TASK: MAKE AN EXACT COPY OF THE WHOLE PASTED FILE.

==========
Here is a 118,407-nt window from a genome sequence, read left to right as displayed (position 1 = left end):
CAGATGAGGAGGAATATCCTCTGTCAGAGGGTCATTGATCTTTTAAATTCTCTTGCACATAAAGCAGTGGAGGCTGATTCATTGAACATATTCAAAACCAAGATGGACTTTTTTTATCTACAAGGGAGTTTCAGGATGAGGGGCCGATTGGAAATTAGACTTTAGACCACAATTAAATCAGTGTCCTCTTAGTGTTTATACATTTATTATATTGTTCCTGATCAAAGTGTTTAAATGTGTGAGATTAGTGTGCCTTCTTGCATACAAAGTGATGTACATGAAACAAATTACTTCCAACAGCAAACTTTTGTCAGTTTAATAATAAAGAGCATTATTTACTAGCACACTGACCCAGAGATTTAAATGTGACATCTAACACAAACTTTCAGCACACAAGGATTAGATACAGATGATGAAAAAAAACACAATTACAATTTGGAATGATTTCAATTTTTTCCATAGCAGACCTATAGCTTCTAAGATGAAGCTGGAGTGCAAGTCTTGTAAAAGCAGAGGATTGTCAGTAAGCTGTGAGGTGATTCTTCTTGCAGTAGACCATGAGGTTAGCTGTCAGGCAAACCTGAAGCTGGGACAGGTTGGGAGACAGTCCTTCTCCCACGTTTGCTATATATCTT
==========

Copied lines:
Here is a 118,407-nt window from a genome sequence, read left to right as displayed (position 1 = left end):
CAGATGAGGAGGAATATCCTCTGTCAGAGGGTCATTGATCTTTTAAATTCTCTTGCACATAAAGCAGTGGAGGCTGATTCATTGAACATATTCAAAACCAAGATGGACTTTTTTTATCTACAAGGGAGTTTCAGGATGAGGGGCCGATTGGAAATTAGACTTTAGACCACAATTAAATCAGTGTCCTCTTAGTGTTTATACATTTATTATATTGTTCCTGATCAAAGTGTTTAAATGTGTGAGATTAGTGTGCCTTCTTGCATACAAAGTGATGTACATGAAACAAATTACTTCCAACAGCAAACTTTTGTCAGTTTAATAATAAAGAGCATTATTTACTAGCACACTGACCCAGAGATTTAAATGTGACATCTAACACAAACTTTCAGCACACAAGGATTAGATACAGATGATGAAAAAAAACACAATTACAATTTGGAATGATTTCAATTTTTTCCATAGCAGACCTATAGCTTCTAAGATGAAGCTGGAGTGCAAGTCTTGTAAAAGCAGAGGATTGTCAGTAAGCTGTGAGGTGATTCTTCTTGCAGTAGACCATGAGGTTAGCTGTCAGGCAAACCTGAAGCTGGGACAGGTTGGGAGACAGTCCTTCTCCCACGTTTGCTATATATCTT